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18 , 2000
The price of handling sure has gone up in the last week. When Apple announced it would be selling the public beta of OS X for "a nominal fee" to cover manufacturing, shipping and handling, I never suspected it would amount to $29.95. After all, the cost to manufacture a CD is $0.60. The cost of shipping a 7.5 oz. package is about $1.87. This means that whoever's handling the "handling" aspect of Apple's "shipping and handling" is really ripping them offto the tune of about $27.48 per unit.
And I just don't think that's fair to Apple. Here's Apple trying to put out the best operating system on the market, and along comes some handling company (mob-owned, no doubt) to ruin everything. I'm sure we'll see a big hit to Apple's bottom line in their next quarterly report owing to these exorbitant handling charges they're being forced to pay to these mobsters.
I say we all try to support Apple by driving up to Cupertino to pick up our CDs in person at their will-call window so they don't have to keep paying extortion money to the Mafia.
I know I don't have any proof that the Mafia's scamming Apple, but surely power hasn't driven Steve Jobs insane enough to voluntarily charge users $30 for nominally functional software that expires in six months.
Maybe so. He is, after all, charging PowerBook customers $1,800 more for a 500 MHz PowerBook than a 466 MHz iBook. (For the record, that's about $53 per megaHertz.)
On the other hand, buying an iBook does force you to own something that looks like a giant green sucker, reflecting the feeling you might have when the G4 PowerBooks arrive.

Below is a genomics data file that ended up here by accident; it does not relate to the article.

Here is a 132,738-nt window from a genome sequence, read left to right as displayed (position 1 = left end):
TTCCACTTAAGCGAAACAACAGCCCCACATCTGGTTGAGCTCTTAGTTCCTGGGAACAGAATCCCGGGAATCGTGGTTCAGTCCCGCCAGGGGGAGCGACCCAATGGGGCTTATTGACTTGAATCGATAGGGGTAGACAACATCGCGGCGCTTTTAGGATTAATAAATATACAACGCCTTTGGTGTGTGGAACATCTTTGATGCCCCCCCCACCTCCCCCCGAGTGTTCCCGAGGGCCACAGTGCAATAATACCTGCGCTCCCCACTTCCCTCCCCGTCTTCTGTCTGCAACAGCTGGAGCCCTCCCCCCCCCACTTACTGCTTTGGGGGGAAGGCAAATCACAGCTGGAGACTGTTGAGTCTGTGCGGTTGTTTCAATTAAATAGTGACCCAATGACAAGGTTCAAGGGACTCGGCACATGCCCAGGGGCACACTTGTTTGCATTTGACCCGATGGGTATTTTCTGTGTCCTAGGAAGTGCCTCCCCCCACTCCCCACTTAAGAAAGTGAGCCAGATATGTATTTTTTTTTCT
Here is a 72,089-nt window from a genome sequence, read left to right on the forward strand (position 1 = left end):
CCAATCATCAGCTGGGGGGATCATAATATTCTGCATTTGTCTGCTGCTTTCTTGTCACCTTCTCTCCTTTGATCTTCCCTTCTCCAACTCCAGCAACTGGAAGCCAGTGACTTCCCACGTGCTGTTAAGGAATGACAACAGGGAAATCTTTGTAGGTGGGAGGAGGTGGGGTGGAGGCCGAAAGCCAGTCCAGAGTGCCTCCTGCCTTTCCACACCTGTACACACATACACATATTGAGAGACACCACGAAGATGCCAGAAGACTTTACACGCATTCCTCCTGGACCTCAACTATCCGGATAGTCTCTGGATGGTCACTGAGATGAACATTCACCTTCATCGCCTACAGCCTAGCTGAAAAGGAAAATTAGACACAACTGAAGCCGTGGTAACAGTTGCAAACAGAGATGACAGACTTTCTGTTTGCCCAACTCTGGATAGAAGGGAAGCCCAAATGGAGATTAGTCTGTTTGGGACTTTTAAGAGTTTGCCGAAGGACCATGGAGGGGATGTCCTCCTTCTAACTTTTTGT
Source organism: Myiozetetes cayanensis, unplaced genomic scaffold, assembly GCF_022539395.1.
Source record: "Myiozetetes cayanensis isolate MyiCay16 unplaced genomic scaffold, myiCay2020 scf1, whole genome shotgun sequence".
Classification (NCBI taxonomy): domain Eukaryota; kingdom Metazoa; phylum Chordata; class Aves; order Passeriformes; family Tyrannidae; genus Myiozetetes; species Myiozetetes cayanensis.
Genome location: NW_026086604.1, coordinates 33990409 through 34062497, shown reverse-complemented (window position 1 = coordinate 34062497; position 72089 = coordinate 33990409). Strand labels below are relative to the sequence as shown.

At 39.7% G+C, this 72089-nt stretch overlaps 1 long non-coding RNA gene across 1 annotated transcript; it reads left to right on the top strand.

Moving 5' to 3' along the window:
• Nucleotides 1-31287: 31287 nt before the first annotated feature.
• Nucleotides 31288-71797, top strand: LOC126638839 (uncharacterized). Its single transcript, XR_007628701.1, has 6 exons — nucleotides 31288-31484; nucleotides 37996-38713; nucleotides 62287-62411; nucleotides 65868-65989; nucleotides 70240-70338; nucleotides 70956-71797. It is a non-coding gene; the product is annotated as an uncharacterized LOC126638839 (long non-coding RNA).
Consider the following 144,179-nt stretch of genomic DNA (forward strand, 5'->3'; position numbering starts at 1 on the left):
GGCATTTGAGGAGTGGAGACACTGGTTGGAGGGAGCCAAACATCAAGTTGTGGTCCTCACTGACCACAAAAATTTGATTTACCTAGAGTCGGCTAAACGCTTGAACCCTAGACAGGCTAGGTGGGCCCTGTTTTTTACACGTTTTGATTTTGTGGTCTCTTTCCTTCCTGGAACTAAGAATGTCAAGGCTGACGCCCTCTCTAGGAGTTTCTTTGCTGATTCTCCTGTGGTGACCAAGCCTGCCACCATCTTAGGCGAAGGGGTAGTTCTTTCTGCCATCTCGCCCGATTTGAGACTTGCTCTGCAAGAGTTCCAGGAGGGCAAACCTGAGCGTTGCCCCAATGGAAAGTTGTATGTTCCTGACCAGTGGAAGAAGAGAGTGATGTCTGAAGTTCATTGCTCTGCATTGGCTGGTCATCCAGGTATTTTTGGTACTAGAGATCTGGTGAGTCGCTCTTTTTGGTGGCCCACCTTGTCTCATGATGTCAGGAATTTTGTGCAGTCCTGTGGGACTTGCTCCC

"G4 PowerBooks?" you query. "What do you mean, 'G4 PowerBooks.'"
Well, I don't have any kind of inside knowledge, except that guy in Apple R&D who keeps sending me e-mails about Apple's forthcoming products, but, if I were to take a guess, I'd say January at the latest. You can't sell an iBook for half the price of a comparable PowerBook and expect people to keep buying PowerBooks (unless those people are Tim "PowerBooks are expandable" Wilson, author of our weekly PowerBook propaganda column entitled "Road® Hog.")
Plus, we already know we can stick a G4 chip into a machine that uses no fans (the G4 Cube), so what are the barriers to delivery? Just manufacturing time, my friends, and a nice little forum for an announcement of that magnitude. Say Macworld in January?
You know, Macworldthe place where Steve Jobs WON'T be announcing the commercial release of OS X because it's being delayed until the second quarter ... again. (Note that the expiration of the OS X beta license sets the beta's epiration at the first commercial release OS X or May 31, 2000, whichever comes first. At this point, I'm not sure which one will.)
But, hey, I'm still waiting for Rhapsody.
Dave Nagel is the producer of Creative Mac; host of the Creative Mac, Adobe InDesign, Adobe LiveMotion and Synthetik Studio Artist WWUGs; and executive producer of Creative Mac, DCC Designer, DCC Workstation, Digital DTP, Digital Pro Sound, Digital Webcast, Hollywood Industry, Plug-in Central, Presentation Master, ProAudio.net and Video Systems sites. All are part of the Digital Media Net family of online industry hubs.
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